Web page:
Mortgage Relief: California Homeowner Bill of Rights Becomes Law



California Governor Jerry Brown has just signed into law the Homeowner Bill of Rights.  This is national groundbreaking legislation that limit’s a lender’s ability to file and proceed with a foreclosure action against a homeowner so long as certain conditions have been met.

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The new law will generally prohibit lenders from engaging in dual tracking, require a single point of contact for borrowers seeking foreclosure prevention alternatives, provide borrowers with certain safeguards during the foreclosure process, and provide borrowers with the right to sue lenders for material violations of this law.

Here are some highlights of the law:

  • Who it protects.  The law will go into effect January 1, 2013 and regulates first trust deeds secured by owner-occupied properties with one-to-four residential units.  To qualify a borrower must be a natural person (not a corporation, trust or other legal entity) and must potentially be eligible for a foreclosure prevention assistance program offered by the lender.  It does not protect people who have filed bankruptcy, did a deed-in-lieu, or working with an outside foreclosure defense company or attorney.
  • Dual tracking during a Short Sale prohibited.  What this means is a lender who has agreed to to allow a borrower to enter into a short sale and all parties to the transaction have also agreed to it (second mortgage holders, mortgage insurer, etc), and a buyer has been found who has provided proof of funds to complete the short sale transaction, then the lender can not simultaneously proceed with a foreclosure action while the short sale is pending.  This prevents lenders from dragging out the short sale process in order to get their foreclosure actions ready to implement the second the short sale falls through.  A lender must also cancel or rescind any pending trustee’s sale during this time.
  • One point of contact for the borrower.  This provision alone is worth the entire weight of the legislation.  Any borrower who has been in default and tried to work out an arrangement with their lender will tell you one of the biggest problem’s is being shuffled around for person to person and department to department depending on what day of the week you happen to call your lender.  You almost can never talk to the same person two times in a row.  The new law states the mortgage servicer must, upon a borrower requesting a foreclosure prevention alternative, promptly establish and provide a direct means of communication with a single point of contact. The single point of contact must remain assigned to the borrower’s account until all loss mitigation options offered by the mortgage servicer are exhausted or the borrower’s account becomes current.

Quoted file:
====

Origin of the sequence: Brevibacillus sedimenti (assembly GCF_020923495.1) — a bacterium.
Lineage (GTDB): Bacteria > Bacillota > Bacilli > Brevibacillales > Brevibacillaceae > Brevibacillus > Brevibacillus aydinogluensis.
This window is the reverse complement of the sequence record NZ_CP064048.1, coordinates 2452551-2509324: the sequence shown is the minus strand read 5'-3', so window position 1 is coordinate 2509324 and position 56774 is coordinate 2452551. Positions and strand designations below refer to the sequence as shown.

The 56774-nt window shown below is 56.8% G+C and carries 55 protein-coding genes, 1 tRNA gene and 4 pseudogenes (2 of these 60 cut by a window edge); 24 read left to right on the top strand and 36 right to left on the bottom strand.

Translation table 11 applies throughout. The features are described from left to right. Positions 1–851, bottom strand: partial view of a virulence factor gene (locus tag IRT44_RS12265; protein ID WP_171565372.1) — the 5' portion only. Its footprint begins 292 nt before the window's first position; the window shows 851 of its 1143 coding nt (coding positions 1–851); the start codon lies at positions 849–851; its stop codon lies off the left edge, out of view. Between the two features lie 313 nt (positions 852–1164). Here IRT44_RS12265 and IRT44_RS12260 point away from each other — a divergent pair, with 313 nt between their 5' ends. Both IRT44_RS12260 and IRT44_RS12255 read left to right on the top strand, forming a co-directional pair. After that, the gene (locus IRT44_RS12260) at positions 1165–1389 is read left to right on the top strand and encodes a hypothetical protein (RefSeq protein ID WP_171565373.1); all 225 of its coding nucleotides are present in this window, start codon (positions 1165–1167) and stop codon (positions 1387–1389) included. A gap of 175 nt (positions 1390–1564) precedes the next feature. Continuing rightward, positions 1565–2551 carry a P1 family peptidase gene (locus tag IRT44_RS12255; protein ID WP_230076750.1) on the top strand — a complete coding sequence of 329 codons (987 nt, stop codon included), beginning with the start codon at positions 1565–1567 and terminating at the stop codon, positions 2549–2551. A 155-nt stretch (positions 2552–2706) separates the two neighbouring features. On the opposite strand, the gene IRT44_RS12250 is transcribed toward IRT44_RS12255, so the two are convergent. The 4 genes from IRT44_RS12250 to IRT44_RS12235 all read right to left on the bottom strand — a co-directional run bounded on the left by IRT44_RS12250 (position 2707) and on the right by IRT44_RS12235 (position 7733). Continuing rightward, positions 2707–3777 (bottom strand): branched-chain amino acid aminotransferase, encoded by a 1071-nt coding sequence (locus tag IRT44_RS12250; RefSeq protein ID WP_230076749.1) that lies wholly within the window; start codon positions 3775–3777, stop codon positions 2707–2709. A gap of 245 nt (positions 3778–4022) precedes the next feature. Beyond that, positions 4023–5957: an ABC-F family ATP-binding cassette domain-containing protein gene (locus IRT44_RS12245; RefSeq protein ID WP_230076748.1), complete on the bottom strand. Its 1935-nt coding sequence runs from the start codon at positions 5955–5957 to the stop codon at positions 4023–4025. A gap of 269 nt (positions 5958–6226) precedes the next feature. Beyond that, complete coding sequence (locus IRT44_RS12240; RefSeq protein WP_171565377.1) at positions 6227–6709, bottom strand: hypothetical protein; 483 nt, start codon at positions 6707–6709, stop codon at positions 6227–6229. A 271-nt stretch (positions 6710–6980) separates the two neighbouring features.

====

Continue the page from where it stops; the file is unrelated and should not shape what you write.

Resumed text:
Other key points:

  • No Dual Tracking During Loan Modification: A mortgage servicer generally cannot record a notice of default, notice of sale, or conduct a trustee’s sale for a nonjudicial foreclosure if the borrower’s complete application for a first lien loan modification is pending as specified, or if a borrower is in compliance with the terms of a written trial or permanent loan modification, forbearance, or repayment plan.
  • No Late Fees or Application Fees: A mortgage servicer cannot collect any late fees while a complete first lien loan modification application is under consideration, a denial is being appealed, the borrower is making timely modification payments, or a foreclosure prevention alternative is being evaluated or exercised.
  • Additional Loan Modification Safeguards: A mortgage servicer must provide written acknowledgment of receipt within five business days of a borrower’s submission of a complete first lien modification application or any document in connection with a first lien modification application.
  • Lender Required to Review Foreclosure Documents: No entity can record a notice of default or otherwise initiate the foreclosure process, except for the holder of the beneficial interest under the deed of trust, an authorized designated agent of the holder of the beneficial interest, or the original or substituted trustee under the deed of trust. Furthermore, a mortgage servicer must ensure that certain foreclosure documents are accurate and complete, and supported by competent and reliable evidence. (This is in direct response to the robo-signing litigation that shook the foreclosure industry).
  • Notifying Borrower Before NOD: A mortgage servicer cannot record a notice of default for a nonjudicial foreclosure until the mortgage servicer informs the borrower of the borrower’s right to: (1) request copies of the promissory note, deed of trust, payment history, and assignment of loan if any to demonstrate the mortgage servicer’s right to foreclose.
  • Postponing a Trustee’s Sale: Whenever a trustee’s sale is postponed for at least 10 business days, the lender or authorized agent must provide written notice of the new sale date and time to the borrower within five business days after the postponement.

California has always been one of the more liberal states when it comes to the protection of a consumers rights so it is not out of character for the legislature there to be the first to pass this type of legislation.  The really interesting thing to watch over the next several months is how many other States copy it in one form or another or if one of the Presidential candidates decides to make it talking point leading up to the election in November.

Comments

  1. Great article Dan. One question – do you think this may have a negative impact on a borrowers ability to get a mortgage in California? It seems to me that this legislation will make lenders more cautious about whom they loan money to, given the requirements for dealing with default.